Facebook Twitter LinkedIn
Register for our daily updates!


Featured Advisor



Ed Meek
CEO/Investment Advisor

Edge Portfolio Management

City:Winfield

State: IL



BIOGRAPHY:
At Edge, a low client to advisor ratio allows for personal and customized service for each individual.  Our goal is to work as a team for each client to provide not only portfolio management but wealth coordination and financial planning.  We make every effort to have frequent communication with our clients and to provide timely response to calls and emails.  I also enjoy spending time with my wife and three kids, playing and following basketball, playing golf, and participating as an advisory board member for Breakthrough Urban Ministries.

Click to see the full profile


Share |

Kent's Sports Blog: Advertising the World Cup

| BY Kent McDill

Anyone who listens to the radio knows that the National Football League’s Super Bowl has very strict rules about the use of its name.

Radio stations not aligned with the Super Bowl’s radio network for broadcast and have not paid for the right to use the name are not allowed to say “Super Bowl’’ in any advertising related to the game. They can sponsor watch parties and they can have contests, but they can’t say “Super Bowl’ in their advertising campaigns.

The same goes for other companies who want to take part in what has become a national holiday in America. Party on, just don’t say “Super Bowl.”

RELATED: Brazil Is (Up) In The Air  

Advertisers are treated the same way for the FIFA World Cup which got underway Thursday, June 12 and runs for a month. The latest Brazilian party has labels patched all over the South American country, and official advertisers adidas, Sony, Johnson & Johnson, and McDonald’s are key sponsors for the games.

But advertisers not aligned with the World Cup are still showing their love for the games, with soccer-related advertising that simply does not mention “World Cup.” Nike and Beats are two advertisers who have taken advantage of the worldwide interest in the game to advertise their products without violating the law.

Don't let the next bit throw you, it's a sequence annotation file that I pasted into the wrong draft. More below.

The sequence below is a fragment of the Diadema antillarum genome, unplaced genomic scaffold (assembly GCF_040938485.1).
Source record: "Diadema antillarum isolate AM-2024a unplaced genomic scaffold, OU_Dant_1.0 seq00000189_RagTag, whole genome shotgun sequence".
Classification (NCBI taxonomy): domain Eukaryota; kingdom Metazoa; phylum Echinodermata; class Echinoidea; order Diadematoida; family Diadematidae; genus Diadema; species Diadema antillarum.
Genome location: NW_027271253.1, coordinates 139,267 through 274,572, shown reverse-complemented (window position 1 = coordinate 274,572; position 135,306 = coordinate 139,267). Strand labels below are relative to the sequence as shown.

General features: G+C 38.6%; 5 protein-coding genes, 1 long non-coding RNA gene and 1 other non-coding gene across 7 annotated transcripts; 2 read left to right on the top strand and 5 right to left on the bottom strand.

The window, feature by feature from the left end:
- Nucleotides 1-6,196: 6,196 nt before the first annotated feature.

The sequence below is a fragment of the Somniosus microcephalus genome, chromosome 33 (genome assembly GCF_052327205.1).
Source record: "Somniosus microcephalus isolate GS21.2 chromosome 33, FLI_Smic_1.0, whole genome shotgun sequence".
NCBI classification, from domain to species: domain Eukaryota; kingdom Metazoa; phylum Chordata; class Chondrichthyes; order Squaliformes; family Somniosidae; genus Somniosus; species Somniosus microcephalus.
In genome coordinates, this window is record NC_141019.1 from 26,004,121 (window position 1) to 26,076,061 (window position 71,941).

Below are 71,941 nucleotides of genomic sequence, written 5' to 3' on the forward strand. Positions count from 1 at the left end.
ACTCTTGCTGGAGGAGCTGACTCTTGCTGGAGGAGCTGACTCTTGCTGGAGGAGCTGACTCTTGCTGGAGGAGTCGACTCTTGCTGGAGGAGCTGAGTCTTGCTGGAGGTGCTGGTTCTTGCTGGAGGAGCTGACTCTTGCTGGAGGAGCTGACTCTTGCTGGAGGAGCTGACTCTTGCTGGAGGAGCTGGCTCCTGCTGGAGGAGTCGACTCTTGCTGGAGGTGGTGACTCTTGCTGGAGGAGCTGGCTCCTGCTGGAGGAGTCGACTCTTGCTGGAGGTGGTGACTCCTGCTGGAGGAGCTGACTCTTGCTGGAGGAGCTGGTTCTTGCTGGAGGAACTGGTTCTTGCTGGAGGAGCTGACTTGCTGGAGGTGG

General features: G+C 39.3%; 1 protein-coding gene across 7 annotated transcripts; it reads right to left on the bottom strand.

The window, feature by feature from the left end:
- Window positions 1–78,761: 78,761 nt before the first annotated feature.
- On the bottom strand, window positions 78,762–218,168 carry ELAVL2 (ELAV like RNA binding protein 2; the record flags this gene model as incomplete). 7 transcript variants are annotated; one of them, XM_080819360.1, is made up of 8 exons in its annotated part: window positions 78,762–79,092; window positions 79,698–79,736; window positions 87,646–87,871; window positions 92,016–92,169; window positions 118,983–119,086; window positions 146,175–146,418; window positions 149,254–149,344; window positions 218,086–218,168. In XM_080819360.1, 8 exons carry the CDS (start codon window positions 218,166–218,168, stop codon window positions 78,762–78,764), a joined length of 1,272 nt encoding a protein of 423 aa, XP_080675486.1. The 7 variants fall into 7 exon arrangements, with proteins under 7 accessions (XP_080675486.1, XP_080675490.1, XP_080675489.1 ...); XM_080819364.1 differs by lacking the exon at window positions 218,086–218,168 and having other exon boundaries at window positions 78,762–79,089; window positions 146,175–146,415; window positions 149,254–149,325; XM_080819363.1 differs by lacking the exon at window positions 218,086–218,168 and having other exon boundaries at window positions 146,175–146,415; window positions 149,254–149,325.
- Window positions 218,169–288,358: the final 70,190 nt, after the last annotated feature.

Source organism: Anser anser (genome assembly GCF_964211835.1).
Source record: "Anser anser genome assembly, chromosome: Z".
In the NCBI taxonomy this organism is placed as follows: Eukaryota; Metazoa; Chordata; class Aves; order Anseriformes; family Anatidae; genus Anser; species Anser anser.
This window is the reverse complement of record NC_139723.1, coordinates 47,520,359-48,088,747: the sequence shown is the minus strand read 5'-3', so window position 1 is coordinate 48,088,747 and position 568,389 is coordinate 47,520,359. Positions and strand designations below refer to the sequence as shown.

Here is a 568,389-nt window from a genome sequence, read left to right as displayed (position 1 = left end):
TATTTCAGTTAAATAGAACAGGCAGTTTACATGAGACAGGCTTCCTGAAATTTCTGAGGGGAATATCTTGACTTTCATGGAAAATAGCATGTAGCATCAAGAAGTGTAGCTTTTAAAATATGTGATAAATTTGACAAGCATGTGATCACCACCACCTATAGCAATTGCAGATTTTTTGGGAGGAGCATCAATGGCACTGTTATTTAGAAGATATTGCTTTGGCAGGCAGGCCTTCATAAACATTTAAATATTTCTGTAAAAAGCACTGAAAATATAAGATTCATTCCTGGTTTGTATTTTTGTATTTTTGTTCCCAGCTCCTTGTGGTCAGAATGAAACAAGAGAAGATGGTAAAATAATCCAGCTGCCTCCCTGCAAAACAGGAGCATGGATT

And the law is pretty specific. Companies who have not paid part of the $404 million in international marketing rights cannot use the words “Brazil 2014” or any image of FIFA logos or the championship trophy. But unlike the NFL, which owns its product, no one owns the game of soccer, and the World Cup cannot attack an advertiser for showing soccer players in colorful jerseys playing the World’s Most Beautiful Game.

Which doesn’t mean they can’t keep an eye out for advertisers who cross the line. FIFA has an array of staffers who are monitoring advertising to make sure no non-sponsor is aligning itself with the tournament. FIFA has sued advertisers for wrongful use of its name in the past, and is likely to do so in the future if it can catch a perpetrator.

Perhaps the best ad taking advantage of the world’s four-year soccer binge comes from Nike, which shows a soccer pickup game between teens getting started. As the game progresses, the teens morph into some of the biggest names in soccer, who happen to be Nike representatives, players like Cristiano Ronaldo, Neymar and Wayne Rooney.

It’s a four-minute homage to the love of soccer around the world, and includes cameos (if you can have cameos in a commercial) from Kobe Bryant of the Los Angeles Lakers and The Incredible Hulk from Marvel and the Avengers. It is a YouTube sensation, and it’s slick as can be.

If there is a problem with this approach, it is that the Nike video has to be sought out, but word of mouth being what it is today in the world of social media, that has not been a problem for the more than one million viewers of the video on YouTube.

Advertisers such as Nike will lose out from the viewing audience when the games are on broadcast channels. Game viewers will learn more about adidas than they ever knew.

But non-aligned advertisers, who chose not to sign up with FIFA or lost out in their bids to do so, are going to make hay in the next month, and it probably does not matter to the viewer whether the company paid to be marketed by the World Cup.

All they care about, at a time when soccer is once again King of the World as it is every four years, is that someone is trying to get their attention and using soccer to do it.

   



 

Comments